logoEat - Drink - Protest

A culture blog by Lauren Girardin, a San Francisco-based city girl who eats out and kicks about.

August 28, 2006

When baked ziti meets pizza, life knows no bounds

New York pizza

Blessed New York pizza. The left is topped with eggplant Parmesan, which - for the uninitiated - is breaded and fried thin slices of eggplant, layered in a deep dish with tomato sauce, mozzarella and blobs of ricotta baked to bubbling.

The right is buried under baked ziti, typically a casserole-like dish where ziti pasta tubes are tossed with tomato sauce, mixed with ricotta, topped with mozzarella and baked until the edges of the ziti develops a salivatingly crunchy edge that works with and against the melted cheeses.

Here, an enterprising pizza man dumped the dishes on top of pizza. The ziti pizza in particular is a masterful experiment in Italian-Italian Fusion cuisine.

New York pizza
Other choices included (top shelf) sausage rolls, calzones, and pizzas including: (three closest, from left) fresh tomato and basil, chicken, and tomato sauce-less white pizza.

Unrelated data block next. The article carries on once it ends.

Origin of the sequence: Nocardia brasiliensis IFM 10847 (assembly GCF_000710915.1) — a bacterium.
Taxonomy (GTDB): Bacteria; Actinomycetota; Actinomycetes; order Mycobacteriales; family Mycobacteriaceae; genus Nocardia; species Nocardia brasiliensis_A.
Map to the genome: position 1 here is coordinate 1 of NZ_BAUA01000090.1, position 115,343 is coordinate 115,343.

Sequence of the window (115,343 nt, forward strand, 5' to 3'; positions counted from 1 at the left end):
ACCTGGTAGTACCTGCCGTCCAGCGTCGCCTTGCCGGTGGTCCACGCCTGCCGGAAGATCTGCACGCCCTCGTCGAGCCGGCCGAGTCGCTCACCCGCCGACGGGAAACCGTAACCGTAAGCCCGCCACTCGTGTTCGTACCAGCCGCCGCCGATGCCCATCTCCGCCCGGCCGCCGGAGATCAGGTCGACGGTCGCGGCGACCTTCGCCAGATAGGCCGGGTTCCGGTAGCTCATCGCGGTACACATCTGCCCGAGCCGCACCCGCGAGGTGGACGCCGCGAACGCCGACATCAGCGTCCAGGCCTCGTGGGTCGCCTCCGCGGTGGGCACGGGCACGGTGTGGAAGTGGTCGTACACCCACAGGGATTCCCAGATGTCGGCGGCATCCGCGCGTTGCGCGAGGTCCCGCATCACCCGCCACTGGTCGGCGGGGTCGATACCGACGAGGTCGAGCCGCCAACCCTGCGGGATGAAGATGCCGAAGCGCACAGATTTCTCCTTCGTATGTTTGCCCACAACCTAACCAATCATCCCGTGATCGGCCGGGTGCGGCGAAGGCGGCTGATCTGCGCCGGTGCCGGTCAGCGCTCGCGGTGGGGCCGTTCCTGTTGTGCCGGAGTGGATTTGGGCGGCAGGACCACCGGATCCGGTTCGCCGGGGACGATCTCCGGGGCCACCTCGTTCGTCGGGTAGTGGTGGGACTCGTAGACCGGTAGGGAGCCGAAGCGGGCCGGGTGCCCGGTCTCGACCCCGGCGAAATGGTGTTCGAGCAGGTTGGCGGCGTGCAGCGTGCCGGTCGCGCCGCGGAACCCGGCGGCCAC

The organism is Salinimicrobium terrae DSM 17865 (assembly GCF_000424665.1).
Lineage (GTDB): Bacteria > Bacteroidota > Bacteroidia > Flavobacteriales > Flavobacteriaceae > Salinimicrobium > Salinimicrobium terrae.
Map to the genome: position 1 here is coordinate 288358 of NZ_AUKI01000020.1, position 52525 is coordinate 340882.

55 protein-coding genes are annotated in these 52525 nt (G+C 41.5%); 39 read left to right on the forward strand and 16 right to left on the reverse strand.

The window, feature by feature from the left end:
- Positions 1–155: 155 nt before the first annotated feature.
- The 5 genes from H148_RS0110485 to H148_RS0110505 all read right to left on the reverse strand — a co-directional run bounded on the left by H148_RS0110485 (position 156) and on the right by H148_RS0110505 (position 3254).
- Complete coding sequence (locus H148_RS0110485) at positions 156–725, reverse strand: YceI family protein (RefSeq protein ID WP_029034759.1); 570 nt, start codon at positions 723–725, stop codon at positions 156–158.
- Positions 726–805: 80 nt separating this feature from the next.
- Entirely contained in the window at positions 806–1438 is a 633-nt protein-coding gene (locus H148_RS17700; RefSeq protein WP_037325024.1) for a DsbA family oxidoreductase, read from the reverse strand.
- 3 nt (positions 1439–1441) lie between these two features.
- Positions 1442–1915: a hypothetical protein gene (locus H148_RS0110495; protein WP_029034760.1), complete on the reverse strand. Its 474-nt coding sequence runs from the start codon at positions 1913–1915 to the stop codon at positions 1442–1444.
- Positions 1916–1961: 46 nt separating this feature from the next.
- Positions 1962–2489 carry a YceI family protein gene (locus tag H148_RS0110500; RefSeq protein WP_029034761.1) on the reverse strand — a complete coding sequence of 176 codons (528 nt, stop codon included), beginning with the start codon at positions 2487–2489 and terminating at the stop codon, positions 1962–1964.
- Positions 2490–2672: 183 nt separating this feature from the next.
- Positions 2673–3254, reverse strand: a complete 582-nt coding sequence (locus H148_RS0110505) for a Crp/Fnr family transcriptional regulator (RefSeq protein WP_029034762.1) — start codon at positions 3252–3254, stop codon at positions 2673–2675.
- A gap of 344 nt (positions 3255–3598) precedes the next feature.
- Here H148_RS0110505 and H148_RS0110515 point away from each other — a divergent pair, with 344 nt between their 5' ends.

A key difference in New York pizza preparation is that the pizza is made then left to rest and cool on the counter for hours. You pick your slice and it is reheated in in one minute a blazing hot oven. Something about allowing the pizza to rest combined with re-baking makes the 'za sublime.

After enduring months of pale, feeble San Francisco pizza, it was a tough choice.

New York pizza rolls
Spinach and pepperoni pizza rolls, eaten as a pre-pizza appetizer by true devotees of 'za.